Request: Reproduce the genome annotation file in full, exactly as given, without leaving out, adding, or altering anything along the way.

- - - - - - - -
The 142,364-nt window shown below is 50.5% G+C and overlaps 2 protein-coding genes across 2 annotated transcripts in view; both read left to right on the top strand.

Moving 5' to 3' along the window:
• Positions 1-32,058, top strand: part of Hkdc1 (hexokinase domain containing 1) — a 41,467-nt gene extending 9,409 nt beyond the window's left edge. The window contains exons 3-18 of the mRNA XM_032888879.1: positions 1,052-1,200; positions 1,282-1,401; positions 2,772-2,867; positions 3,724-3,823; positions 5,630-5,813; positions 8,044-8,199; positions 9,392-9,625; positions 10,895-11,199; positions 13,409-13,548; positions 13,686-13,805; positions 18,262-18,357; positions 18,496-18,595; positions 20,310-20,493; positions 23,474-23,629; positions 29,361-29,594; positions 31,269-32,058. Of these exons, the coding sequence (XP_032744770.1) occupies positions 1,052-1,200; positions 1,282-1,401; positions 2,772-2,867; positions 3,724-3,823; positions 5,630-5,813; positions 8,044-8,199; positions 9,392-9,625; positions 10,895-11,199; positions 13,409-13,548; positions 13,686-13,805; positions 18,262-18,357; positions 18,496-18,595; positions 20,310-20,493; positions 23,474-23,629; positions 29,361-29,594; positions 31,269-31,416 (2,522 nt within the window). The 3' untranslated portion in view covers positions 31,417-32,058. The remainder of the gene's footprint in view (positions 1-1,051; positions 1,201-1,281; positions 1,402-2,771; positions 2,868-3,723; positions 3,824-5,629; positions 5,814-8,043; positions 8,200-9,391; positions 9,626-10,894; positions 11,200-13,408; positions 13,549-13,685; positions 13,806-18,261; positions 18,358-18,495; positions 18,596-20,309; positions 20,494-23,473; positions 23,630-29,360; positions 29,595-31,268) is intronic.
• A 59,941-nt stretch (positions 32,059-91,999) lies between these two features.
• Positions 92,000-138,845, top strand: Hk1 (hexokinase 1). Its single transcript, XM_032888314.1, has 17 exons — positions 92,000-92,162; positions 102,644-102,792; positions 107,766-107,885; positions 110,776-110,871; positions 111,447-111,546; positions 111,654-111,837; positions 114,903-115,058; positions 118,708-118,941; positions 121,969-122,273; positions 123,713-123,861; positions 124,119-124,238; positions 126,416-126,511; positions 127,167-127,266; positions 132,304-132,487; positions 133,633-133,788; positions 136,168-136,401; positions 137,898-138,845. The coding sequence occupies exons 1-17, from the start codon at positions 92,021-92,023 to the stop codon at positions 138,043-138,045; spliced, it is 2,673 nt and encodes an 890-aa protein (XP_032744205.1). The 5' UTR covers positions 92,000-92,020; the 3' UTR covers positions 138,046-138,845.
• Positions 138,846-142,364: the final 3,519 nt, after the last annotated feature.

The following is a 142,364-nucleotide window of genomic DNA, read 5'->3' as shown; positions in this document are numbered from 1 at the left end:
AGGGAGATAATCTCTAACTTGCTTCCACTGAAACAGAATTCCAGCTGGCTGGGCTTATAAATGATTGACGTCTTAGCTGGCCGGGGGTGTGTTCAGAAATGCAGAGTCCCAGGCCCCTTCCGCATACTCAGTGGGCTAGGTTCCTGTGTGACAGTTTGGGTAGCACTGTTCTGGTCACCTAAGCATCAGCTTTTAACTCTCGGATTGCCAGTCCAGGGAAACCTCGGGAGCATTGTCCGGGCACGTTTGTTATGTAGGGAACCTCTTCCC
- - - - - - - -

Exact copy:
The 142,364-nt window shown below is 50.5% G+C and overlaps 2 protein-coding genes across 2 annotated transcripts in view; both read left to right on the top strand.

Moving 5' to 3' along the window:
• Positions 1-32,058, top strand: part of Hkdc1 (hexokinase domain containing 1) — a 41,467-nt gene extending 9,409 nt beyond the window's left edge. The window contains exons 3-18 of the mRNA XM_032888879.1: positions 1,052-1,200; positions 1,282-1,401; positions 2,772-2,867; positions 3,724-3,823; positions 5,630-5,813; positions 8,044-8,199; positions 9,392-9,625; positions 10,895-11,199; positions 13,409-13,548; positions 13,686-13,805; positions 18,262-18,357; positions 18,496-18,595; positions 20,310-20,493; positions 23,474-23,629; positions 29,361-29,594; positions 31,269-32,058. Of these exons, the coding sequence (XP_032744770.1) occupies positions 1,052-1,200; positions 1,282-1,401; positions 2,772-2,867; positions 3,724-3,823; positions 5,630-5,813; positions 8,044-8,199; positions 9,392-9,625; positions 10,895-11,199; positions 13,409-13,548; positions 13,686-13,805; positions 18,262-18,357; positions 18,496-18,595; positions 20,310-20,493; positions 23,474-23,629; positions 29,361-29,594; positions 31,269-31,416 (2,522 nt within the window). The 3' untranslated portion in view covers positions 31,417-32,058. The remainder of the gene's footprint in view (positions 1-1,051; positions 1,201-1,281; positions 1,402-2,771; positions 2,868-3,723; positions 3,824-5,629; positions 5,814-8,043; positions 8,200-9,391; positions 9,626-10,894; positions 11,200-13,408; positions 13,549-13,685; positions 13,806-18,261; positions 18,358-18,495; positions 18,596-20,309; positions 20,494-23,473; positions 23,630-29,360; positions 29,595-31,268) is intronic.
• A 59,941-nt stretch (positions 32,059-91,999) lies between these two features.
• Positions 92,000-138,845, top strand: Hk1 (hexokinase 1). Its single transcript, XM_032888314.1, has 17 exons — positions 92,000-92,162; positions 102,644-102,792; positions 107,766-107,885; positions 110,776-110,871; positions 111,447-111,546; positions 111,654-111,837; positions 114,903-115,058; positions 118,708-118,941; positions 121,969-122,273; positions 123,713-123,861; positions 124,119-124,238; positions 126,416-126,511; positions 127,167-127,266; positions 132,304-132,487; positions 133,633-133,788; positions 136,168-136,401; positions 137,898-138,845. The coding sequence occupies exons 1-17, from the start codon at positions 92,021-92,023 to the stop codon at positions 138,043-138,045; spliced, it is 2,673 nt and encodes an 890-aa protein (XP_032744205.1). The 5' UTR covers positions 92,000-92,020; the 3' UTR covers positions 138,046-138,845.
• Positions 138,846-142,364: the final 3,519 nt, after the last annotated feature.

The following is a 142,364-nucleotide window of genomic DNA, read 5'->3' as shown; positions in this document are numbered from 1 at the left end:
AGGGAGATAATCTCTAACTTGCTTCCACTGAAACAGAATTCCAGCTGGCTGGGCTTATAAATGATTGACGTCTTAGCTGGCCGGGGGTGTGTTCAGAAATGCAGAGTCCCAGGCCCCTTCCGCATACTCAGTGGGCTAGGTTCCTGTGTGACAGTTTGGGTAGCACTGTTCTGGTCACCTAAGCATCAGCTTTTAACTCTCGGATTGCCAGTCCAGGGAAACCTCGGGAGCATTGTCCGGGCACGTTTGTTATGTAGGGAACCTCTTCCC